It must have been a pretty mad time, becoming instantly famous…
The really mad thing about working in ‘Enders was that it was all-consuming; the only time you forgot you were in EastEnders was when you were actually in the studio doing it. As soon as you’re out the studio, everyone reminds you of what you do. You leave the house; ‘Lennay! Lennay!’ Stop at the traffic lights; ‘Lennay! Lennay’ Go to America on your holiday; ‘Lennay! Lennay!’ It’s a different sort of fame when you’re in soaps; you worm your way in to the public psyche. Everyone feels they’re a part of you and comes up and touches you and tries to knock you out because their girlfriend fancies you.

So how did you go from making Ian Beale’s life a misery to telling us it’s going to chuck it down in Skeggy?
Well, I’d done Porgy and Bess for a year in the West End – Trevor Nunn-directed, I’ll have you know – and I’d bought a house in Derby, and was looking for something closer to home. So I got in touch with the head of regional programmes for BBC East Midlands and he said ‘Our weather presenter’s off for three months – would you like to fill in?’ And I’d never worked in an office – sorry, newsroom – before. It’s a whole new world! I never knew photocopiers were so friggin’ big! And it was so quiet. I had to leave the office and go outside and shout at myself for a bit, because it was doing my head in. But it’s another learning experience.

The thing we like about your presenting style is that it always looks like you’ve just nipped into the studio from a club, and you’re about to go back there, as you’ve got a couple of birds on…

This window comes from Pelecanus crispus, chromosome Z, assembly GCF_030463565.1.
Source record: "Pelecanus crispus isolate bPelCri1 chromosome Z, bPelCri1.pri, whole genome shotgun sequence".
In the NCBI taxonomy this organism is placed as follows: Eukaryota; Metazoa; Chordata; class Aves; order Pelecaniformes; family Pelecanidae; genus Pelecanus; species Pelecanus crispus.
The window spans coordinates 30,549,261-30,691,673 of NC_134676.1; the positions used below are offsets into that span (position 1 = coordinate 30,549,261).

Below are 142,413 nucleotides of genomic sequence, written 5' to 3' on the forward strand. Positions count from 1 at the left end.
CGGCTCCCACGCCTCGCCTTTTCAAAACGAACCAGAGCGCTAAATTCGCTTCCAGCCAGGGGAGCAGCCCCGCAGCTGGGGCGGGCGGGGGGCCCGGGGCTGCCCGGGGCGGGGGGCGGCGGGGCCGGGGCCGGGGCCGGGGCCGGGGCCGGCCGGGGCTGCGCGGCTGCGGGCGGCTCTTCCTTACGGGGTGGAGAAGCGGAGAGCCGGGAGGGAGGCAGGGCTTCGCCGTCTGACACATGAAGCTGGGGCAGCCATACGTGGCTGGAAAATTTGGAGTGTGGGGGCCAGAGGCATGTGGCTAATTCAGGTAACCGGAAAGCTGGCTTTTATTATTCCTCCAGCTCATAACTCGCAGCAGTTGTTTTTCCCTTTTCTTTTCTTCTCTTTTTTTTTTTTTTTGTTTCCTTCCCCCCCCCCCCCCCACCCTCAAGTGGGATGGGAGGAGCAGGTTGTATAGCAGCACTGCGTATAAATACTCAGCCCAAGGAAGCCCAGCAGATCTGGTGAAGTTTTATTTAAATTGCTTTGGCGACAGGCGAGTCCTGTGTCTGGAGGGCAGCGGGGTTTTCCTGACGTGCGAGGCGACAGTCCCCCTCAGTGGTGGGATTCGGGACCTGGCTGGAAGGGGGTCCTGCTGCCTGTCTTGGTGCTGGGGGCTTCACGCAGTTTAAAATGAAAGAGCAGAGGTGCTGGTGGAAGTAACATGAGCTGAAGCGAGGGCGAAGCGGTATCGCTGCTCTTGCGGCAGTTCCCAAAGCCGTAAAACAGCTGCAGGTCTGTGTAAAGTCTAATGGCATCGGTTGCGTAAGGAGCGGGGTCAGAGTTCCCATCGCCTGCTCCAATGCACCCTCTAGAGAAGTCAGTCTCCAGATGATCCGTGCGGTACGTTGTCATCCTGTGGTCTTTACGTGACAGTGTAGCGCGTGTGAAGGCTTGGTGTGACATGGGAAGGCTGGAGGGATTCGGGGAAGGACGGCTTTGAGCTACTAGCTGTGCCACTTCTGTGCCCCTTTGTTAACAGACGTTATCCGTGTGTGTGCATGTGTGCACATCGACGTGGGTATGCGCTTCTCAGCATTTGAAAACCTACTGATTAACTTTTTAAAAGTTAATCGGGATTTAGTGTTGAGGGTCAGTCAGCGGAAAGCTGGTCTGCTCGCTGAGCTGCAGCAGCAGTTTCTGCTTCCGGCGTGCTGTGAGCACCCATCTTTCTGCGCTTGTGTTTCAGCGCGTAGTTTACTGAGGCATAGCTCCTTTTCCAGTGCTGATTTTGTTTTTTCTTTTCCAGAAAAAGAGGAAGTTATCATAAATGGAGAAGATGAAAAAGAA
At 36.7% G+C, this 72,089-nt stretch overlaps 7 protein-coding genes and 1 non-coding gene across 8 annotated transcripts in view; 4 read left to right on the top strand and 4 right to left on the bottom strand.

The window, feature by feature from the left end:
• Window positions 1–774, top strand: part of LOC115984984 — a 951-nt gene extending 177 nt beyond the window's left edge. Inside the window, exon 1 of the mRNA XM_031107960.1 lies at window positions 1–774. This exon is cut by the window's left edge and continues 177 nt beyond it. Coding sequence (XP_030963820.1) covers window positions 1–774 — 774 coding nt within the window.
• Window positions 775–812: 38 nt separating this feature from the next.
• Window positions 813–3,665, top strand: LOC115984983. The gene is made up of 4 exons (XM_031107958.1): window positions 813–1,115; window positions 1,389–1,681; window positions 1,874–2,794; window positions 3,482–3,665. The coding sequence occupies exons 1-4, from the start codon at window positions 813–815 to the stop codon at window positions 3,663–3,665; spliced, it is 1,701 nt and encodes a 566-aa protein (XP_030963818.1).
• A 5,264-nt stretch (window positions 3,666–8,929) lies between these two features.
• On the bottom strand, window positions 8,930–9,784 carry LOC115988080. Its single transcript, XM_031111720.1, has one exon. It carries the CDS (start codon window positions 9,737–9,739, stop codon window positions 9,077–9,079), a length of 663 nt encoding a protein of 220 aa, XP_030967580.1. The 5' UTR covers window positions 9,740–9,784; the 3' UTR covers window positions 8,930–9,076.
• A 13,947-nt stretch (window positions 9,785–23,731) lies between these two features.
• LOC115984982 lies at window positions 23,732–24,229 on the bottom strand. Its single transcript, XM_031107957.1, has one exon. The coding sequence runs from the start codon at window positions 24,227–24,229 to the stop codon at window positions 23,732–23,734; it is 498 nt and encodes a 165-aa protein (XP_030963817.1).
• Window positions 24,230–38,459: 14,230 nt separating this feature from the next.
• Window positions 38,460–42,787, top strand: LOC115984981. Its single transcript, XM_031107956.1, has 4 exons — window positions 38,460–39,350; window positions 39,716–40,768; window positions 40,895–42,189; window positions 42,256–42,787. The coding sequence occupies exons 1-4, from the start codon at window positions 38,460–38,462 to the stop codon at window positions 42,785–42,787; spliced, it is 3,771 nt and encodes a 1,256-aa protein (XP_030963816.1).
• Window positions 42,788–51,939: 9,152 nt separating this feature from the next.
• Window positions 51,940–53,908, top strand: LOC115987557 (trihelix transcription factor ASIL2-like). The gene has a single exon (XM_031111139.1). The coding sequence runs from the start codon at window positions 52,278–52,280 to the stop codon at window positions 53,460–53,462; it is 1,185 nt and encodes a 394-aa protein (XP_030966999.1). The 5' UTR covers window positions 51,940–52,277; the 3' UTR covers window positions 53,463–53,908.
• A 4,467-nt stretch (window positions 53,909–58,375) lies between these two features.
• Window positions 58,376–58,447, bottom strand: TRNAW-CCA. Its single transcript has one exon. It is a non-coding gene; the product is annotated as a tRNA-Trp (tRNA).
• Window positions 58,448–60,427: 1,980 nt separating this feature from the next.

Ha! There’s a lot of work goes into it, actually – the BBC is driven by public need, and when it comes to local broadcasting, weather is really important. It’s a 40-hour per week gig, and the TV side is only a minute and a half. I’ve had to do loads of training at the Met Office.

Your persona in front of the map; another character, or the real you?
Well, they were against me moving about at first. They said; ‘You can’t do that, you’ll be out of your light’. Well, turn more lights on, then! I thought, 'sod it, I’m only here for three months, I’m gonna do it my way.' There’s nothing worse than not trying things your way, and failing. Fail on your own terms, mate.

So how long do you think you’re going to do this?
I really don’t know. I’m enjoying it, and the BBC is really flexible. So who knows? Yes, I do miss doing stage shows and whatnot, but it’s nice to have a bit of stability. I’m actually understanding what the Friday feeling is.

Someone on the LeftLion forum asked if you ever use mascara, as you have the most beautiful eyelashes…
I always get that! No, I don’t.

We’re all liking your style on the forum, Des…
That’s really nice to hear, mate – makes it all worthwhile. Tell ‘em if they ever see me in town, I’ll buy ‘em a drink, as long as there’s no more than five of ‘em. How many people read this?

About 40,000 or so.
Oh, shit!

Des Coleman does the weather for BBC East Midlands at various points throughout the day.